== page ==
Murder, murder, murder. With a fairly loose look at world statistics for print fiction sales, crime thrillers appear to account for a huge chunk of it. Why are we so fascinated?
Is it our obsession with our own mortality, the pacey procedural cat and mouse plotting, or the macabre instinct to peek at others’ misfortune, much as we might a car crash or a celebrity break up? Whatever it is, there are many such books to choose from, so let’s … Err … pick the eyes out of them.
Historical fiction is pretty popular and in City of Vengeance D.V. Bishop presents us with an intricately woven plot that has characters striding and stalking the streets of Renaissance Florence. There is all the drama, squalor and corruption you’d expect of a city that swills its blood and guts into the Arno each evening whilst its ruler, Duke Alessandro de Medici, drinks and whores (author’s word, not mine) his privileged life away.
The beacon of light in the darkness is more of a flickering candle in the form of grumpy and grizzled Cesare Aldo, officer of the criminal court, charged with at once protecting a Jewish moneylender, then with investigating the brutal murder of a courtesan (and later the death of the moneylender – whoops!). There are many more beatings and stabbings and bodily fluids swilled into the river, political machinations and a god-awful weasel of a filthy cop. Cesare stalks, strides and stomps (my one irritation with the writing – why can’t he just walk?) through the plot, following clues and solving crimes with 16th century technology: his eyes, his ears, and his nose for a lie.
Bloodlust doesn’t confine itself to books for grown-ups. Even if we’re going to be nostalgic, The Chronicles of Narnia is full of lion torture and sword related injuries and the Brothers Grimm still have the monopoly on imprisoning and torturing children. I recently read a 2020 novel, Jefferson by Jean-Claude Moulevat, a chapter book intended for children of about 8 or 9 years and up.
Jefferson is a sweet little hedgehog. He’s mild-mannered and likes to leave his cosy cottage neat as a pin and cook for his best friend, Gilbert the pig. He has a soft spot for Sophie the badger, niece of Mr Edgar who owns Cut and Dye hair salon. Jefferson is off to get his quiff trimmed (with the agenda of seeing Sophie) when he disturbs the scene of a murder. Found, quite literally, with blood on his hands, Jefferson flees and goes on the run with Gilbert to try and track down the real murderer and clear his name.
What a conundrum of a book. It’s fabulous – gripping, funny and really rather sweet in its description of the friendship between Jeff and Gilbert and the animals they meet on their adventures. But there Mr Edgar lies, brutally murdered in cold blood, with a pair of scissors sticking out of his chest, and later on Gilbert is trapped in an abattoir overnight and traumatised by pigs crammed into pens with no room to move and sheep who know their throats will be slit in the morning.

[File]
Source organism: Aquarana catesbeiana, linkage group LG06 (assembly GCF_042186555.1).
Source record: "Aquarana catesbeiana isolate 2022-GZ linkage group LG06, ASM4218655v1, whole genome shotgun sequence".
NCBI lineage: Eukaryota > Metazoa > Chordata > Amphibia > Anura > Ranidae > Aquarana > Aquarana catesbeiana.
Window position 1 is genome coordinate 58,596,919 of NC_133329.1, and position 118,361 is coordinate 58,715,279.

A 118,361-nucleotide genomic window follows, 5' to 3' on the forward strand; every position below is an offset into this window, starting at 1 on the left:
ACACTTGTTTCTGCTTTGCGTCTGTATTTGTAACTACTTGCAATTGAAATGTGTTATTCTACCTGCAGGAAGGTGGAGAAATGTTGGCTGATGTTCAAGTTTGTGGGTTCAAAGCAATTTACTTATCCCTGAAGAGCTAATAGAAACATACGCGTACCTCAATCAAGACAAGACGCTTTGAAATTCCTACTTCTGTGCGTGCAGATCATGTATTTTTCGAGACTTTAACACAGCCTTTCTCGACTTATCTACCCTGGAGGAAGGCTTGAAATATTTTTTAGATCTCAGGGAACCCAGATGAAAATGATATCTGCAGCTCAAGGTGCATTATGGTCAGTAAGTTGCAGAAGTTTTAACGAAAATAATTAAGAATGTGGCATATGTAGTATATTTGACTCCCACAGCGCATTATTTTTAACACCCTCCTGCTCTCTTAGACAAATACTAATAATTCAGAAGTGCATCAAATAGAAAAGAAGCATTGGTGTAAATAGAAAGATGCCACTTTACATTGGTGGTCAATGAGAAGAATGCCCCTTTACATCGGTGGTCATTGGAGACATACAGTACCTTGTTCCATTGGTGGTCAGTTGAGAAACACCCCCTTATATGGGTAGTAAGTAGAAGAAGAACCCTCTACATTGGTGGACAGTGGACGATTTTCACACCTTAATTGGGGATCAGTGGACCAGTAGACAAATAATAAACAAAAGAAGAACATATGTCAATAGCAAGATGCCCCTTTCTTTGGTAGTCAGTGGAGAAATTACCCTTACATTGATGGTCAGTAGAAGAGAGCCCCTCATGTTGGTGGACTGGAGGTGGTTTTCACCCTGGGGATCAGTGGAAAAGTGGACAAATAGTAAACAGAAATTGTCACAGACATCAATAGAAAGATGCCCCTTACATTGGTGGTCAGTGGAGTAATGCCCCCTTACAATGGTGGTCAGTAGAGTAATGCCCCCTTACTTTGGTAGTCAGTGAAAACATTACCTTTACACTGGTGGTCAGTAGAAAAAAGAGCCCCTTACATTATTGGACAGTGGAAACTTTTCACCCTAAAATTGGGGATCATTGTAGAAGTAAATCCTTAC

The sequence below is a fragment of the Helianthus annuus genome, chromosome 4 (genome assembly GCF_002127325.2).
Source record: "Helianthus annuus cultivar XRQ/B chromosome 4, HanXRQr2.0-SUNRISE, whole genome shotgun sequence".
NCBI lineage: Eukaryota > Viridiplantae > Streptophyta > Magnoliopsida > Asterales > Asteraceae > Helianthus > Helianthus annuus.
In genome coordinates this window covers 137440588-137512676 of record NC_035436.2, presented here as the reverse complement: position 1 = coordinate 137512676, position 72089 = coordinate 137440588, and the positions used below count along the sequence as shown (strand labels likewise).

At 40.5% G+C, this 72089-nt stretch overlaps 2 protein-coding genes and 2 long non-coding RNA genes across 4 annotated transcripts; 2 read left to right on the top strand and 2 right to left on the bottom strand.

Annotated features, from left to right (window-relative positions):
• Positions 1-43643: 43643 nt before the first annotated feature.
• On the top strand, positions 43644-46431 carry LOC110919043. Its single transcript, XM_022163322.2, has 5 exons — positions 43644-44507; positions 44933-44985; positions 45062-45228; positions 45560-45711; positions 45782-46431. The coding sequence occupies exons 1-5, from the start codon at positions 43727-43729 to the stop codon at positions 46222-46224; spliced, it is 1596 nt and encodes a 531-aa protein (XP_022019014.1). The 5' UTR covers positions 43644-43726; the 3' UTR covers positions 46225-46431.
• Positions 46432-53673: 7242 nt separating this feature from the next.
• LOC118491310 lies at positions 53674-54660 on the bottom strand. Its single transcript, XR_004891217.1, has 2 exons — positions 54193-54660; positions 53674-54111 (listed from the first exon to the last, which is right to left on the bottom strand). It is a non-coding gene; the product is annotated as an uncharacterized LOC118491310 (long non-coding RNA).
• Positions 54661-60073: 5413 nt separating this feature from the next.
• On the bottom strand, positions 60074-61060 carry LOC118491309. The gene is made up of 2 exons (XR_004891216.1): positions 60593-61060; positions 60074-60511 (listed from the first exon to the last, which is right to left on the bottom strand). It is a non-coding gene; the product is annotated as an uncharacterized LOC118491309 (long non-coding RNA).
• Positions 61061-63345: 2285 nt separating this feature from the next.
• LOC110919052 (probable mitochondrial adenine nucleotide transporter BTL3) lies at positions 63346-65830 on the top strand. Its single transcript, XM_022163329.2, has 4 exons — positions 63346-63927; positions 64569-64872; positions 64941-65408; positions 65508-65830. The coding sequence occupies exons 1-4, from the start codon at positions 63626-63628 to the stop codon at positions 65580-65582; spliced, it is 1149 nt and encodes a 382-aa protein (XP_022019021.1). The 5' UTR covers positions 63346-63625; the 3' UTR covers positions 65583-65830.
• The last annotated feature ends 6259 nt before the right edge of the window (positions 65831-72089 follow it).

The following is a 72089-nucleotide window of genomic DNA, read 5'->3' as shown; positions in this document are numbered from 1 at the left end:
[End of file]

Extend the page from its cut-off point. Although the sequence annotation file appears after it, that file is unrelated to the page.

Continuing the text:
It’s pretty grown-up stuff. My daughter as an 8-year-old would have loved it and regaled us with all the gory bits over dinner. My son at that age (and possibly now) wouldn’t have a bar of it. I’m all for children meeting their heroes and demons in print, therefore being prepared for the best and worst of reality, and I’m all for matching the child with the book. Let them read Jefferson, if they’re a macabre little reader with a strong stomach and a bent toward activism.
For a society that reads so much fictional unpleasantness, we tend not to talk much about, or prepare for, our own demise. When I Die by Kathryn Perks is a book that can help with that.
It’s a planner, so you fill in all sorts of things, the most useful of which are those you never would have thought about. Yes, there’s who do you want to have what, but there’s also space for what you would like done with your social media accounts, where all your financial stuff is, who’s currently got your copy of One Flew Over the Cuckoo’s Nest.
If I’d had this when clearing out my mum’s house (she’s not dead, bless her, but has dementia), I would have known what her grand plan for all that string she’s collected for the past 60 years was. It doesn’t replace a will, but complements it greatly and this latest version even mentions such things as Sharesies which is bang up to date.
So there you go. Food for thought and conversations to be had whilst we are still gloriously alive and able to read deliciously plotted murder mysteries in front of our roaring fires. Stay safe out there.